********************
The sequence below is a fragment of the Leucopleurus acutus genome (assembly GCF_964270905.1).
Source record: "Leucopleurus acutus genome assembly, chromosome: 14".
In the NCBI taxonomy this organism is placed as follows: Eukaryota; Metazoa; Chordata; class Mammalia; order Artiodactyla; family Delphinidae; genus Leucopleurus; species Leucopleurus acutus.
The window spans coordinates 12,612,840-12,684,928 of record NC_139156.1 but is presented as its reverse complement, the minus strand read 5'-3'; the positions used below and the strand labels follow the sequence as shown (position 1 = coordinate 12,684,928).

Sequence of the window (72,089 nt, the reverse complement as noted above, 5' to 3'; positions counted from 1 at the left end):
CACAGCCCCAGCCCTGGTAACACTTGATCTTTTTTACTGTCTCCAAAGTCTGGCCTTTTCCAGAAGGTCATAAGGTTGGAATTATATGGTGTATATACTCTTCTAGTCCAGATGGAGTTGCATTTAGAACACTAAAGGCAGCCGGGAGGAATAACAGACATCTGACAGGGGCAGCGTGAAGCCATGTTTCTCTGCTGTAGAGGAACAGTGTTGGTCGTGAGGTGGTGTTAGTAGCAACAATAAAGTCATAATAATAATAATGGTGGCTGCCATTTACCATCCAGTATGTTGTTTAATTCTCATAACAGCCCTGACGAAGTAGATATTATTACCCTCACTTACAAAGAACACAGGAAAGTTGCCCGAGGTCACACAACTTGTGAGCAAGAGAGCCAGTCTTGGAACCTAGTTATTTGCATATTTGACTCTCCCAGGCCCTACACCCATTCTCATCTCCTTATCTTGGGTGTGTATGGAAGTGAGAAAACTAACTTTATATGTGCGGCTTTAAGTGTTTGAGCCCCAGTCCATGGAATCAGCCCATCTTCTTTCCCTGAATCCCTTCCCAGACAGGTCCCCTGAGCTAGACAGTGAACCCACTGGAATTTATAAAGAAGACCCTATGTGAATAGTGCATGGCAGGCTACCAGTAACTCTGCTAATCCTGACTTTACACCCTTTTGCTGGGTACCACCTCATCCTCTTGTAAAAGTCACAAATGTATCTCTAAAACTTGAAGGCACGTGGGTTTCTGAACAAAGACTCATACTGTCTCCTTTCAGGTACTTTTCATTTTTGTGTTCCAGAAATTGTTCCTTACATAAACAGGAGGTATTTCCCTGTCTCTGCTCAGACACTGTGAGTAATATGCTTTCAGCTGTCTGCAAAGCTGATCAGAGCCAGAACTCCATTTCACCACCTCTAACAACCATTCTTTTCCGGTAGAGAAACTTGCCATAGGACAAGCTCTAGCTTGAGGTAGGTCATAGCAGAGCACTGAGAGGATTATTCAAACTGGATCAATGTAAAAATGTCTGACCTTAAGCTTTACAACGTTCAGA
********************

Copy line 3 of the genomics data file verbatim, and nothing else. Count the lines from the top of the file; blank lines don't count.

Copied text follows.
In the NCBI taxonomy this organism is placed as follows: Eukaryota; Metazoa; Chordata; class Mammalia; order Artiodactyla; family Delphinidae; genus Leucopleurus; species Leucopleurus acutus.